The Town of Cedaredge's sewer plant contractor was back on site during the past month for some additional warranty work. It was the second reported incident of significant operating problems at the plant which is still covered by the contractor's warranty, according to town staff.
Reporting on the issues to the town board on Feb. 16 was Public Works co-director Jerry Young.
In his report he stated, "We were concerned about all three of the effluent pumps. They had excessive vibration during operation and were leaking water onto the floor."
The electric driven effluent pumps are key components in the plant's design. They take the sewer plant's final treated effluent water and forces it 400 feet uphill to the discharge point into Surface Creek a mile away from the plant.
The public works report continued, "At the manufacture's request, we took the worst [vibrating pump] out of service until Moltz could get here to inspect them. Moltz [the general contractor on the project] brought in a crane, lifted each pump out for inspection, and then reset it. The conclusion is that they were all slightly off level and once they were re-leveled, they ran much smoother."
The leveling is thought to have been required because of "settling" of the new building they are housed in, Young explained. He also told trustees that the water leaking from the pumps onto the pump room floor was found to be caused by a separate plumbing problem - improper fitting of a "weep hole" - and that was addressed.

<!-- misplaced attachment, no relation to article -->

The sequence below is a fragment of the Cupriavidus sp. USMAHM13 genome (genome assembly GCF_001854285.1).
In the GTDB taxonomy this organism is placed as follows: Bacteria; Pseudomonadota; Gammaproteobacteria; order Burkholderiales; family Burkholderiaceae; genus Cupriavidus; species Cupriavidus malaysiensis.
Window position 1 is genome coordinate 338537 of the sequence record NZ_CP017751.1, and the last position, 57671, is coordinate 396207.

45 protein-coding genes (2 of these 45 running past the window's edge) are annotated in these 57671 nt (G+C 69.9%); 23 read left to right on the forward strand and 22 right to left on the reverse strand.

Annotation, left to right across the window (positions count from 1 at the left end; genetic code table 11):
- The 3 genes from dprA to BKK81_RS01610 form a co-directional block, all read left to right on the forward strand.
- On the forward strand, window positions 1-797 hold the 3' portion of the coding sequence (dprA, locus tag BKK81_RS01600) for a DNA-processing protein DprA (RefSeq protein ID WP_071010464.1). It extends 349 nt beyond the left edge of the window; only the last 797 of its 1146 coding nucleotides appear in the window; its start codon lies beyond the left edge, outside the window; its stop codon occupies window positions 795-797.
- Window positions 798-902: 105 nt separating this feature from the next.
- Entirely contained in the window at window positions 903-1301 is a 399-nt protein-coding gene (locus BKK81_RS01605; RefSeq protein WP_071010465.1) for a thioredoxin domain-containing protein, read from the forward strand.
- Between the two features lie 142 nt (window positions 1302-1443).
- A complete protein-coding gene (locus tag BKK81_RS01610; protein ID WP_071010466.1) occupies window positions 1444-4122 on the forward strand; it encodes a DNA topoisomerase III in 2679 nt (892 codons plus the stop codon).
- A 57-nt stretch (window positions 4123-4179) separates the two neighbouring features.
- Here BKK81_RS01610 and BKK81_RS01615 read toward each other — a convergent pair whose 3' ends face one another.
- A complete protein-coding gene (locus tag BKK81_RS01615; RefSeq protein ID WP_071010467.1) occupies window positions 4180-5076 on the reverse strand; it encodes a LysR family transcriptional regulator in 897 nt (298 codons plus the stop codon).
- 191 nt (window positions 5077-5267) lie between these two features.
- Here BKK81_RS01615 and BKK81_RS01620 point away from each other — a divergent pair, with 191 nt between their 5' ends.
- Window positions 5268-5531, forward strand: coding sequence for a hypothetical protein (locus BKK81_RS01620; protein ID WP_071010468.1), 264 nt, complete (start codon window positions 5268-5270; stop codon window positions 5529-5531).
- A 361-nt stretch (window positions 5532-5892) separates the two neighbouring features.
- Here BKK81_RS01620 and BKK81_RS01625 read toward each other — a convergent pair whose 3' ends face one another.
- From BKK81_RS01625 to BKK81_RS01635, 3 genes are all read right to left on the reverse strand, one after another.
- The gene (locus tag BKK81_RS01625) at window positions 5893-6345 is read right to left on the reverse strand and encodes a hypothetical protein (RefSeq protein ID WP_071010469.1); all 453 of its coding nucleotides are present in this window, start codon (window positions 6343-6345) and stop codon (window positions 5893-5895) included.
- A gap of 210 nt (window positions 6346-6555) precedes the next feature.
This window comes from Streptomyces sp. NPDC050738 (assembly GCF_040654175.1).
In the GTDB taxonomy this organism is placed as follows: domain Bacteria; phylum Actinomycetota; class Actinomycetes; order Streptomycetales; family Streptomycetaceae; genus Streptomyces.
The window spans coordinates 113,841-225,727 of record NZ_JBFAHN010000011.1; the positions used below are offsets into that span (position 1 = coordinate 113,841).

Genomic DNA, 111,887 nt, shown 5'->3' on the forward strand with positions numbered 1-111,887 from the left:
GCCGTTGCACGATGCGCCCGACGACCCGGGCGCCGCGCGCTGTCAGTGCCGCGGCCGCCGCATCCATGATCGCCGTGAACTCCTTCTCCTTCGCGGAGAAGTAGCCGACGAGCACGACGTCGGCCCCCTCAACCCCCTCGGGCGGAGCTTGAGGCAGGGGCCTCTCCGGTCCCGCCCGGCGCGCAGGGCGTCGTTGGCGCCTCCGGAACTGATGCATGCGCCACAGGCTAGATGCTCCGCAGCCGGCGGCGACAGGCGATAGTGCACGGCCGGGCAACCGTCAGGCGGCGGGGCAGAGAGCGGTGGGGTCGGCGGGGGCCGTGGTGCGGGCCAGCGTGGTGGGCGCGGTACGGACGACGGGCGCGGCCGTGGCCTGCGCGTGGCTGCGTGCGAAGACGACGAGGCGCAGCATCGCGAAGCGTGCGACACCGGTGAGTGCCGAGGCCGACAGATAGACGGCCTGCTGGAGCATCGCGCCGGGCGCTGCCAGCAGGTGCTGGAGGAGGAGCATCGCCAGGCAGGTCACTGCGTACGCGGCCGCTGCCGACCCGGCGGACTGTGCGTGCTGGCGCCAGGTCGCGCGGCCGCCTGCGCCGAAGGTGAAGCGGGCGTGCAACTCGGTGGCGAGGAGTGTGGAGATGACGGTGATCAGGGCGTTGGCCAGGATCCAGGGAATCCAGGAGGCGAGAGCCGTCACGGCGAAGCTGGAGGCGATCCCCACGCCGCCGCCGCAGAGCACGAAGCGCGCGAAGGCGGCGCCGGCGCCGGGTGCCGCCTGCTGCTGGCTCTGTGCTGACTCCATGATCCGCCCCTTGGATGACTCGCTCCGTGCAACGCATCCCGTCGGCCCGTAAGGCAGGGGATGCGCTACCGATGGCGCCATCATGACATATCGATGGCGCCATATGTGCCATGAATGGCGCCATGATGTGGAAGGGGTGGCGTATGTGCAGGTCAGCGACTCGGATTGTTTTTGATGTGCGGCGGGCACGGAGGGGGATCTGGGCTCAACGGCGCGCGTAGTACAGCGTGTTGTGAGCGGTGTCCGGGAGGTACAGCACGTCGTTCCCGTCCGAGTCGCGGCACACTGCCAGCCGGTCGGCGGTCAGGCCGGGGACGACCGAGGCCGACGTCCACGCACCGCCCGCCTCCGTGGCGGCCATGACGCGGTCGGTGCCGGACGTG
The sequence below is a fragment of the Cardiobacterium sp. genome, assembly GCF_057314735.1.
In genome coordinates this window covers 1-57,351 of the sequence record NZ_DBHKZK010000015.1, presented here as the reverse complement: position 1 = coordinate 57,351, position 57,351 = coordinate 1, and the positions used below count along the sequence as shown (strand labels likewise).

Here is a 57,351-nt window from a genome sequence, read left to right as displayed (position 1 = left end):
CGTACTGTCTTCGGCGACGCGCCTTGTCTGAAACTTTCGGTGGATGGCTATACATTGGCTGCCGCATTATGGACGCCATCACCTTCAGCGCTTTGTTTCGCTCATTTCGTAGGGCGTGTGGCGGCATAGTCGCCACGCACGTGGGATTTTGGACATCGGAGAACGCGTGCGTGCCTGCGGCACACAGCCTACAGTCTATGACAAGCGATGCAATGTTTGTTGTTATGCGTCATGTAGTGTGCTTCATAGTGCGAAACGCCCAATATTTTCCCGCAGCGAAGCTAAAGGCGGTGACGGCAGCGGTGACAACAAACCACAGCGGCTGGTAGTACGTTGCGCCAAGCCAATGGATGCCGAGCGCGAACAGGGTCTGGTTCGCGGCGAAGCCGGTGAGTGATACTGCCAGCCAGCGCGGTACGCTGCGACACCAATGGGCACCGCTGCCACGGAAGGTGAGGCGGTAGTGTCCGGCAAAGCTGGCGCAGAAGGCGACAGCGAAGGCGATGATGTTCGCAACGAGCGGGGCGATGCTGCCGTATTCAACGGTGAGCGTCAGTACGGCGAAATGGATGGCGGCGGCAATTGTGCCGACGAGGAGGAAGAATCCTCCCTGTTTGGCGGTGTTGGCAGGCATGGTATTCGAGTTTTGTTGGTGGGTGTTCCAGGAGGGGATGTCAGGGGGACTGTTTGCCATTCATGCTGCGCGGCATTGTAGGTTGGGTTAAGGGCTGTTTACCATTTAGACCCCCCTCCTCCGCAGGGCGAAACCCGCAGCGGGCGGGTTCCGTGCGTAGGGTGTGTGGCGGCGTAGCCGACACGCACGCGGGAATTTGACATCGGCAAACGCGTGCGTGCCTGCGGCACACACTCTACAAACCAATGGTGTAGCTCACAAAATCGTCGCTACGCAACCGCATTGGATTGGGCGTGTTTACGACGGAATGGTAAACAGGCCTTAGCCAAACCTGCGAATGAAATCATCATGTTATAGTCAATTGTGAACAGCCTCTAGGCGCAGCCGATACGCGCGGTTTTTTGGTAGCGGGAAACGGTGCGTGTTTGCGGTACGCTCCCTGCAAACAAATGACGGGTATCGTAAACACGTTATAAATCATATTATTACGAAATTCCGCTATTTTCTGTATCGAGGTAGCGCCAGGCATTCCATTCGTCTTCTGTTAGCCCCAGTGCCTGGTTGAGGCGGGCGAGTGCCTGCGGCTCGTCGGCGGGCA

All of the refitting work was covered by contractor's warranty, trustees were told.
The big pumps were added to the plant design when the town board vetoed engineer's initial recommendation against the plant's location in Hart's Basin. Engineers had said that the cost of pumping effluent uphill would be too expensive for efficient operation. The engineers's preferred sewer plant sites were opposed by residents in the Stonebridge and Deer Creek Village neighborhoods. The town trustees finally concluded that pumping effluent uphill would after all be cost competitive with letting it flow by gravity down hill to Surface Creek from one of the other preferred site.
During 2017 budget work sessions last August, the cost of electricity to run the pumps was characterized as "super expensive." An estimated $42,000 for electricity to run the three pumps was put in the budget, and the number was later raised to $54,000.
Within weeks after the plant opened last summer, the contractor was called back for warranty work that required complete re-installation of drain valve manifolds in the bottom of the plant's two huge sewage treatment cells.
The town completed the nearly $5 million sewer plant last year with the majority of funding from grants, principle forgiveness loans, and low/no interest loans from agencies including DOLA providing $2.21 million; the state health department providing $1.05 million; the federal Water Resources and Power Development Authority providing $497,000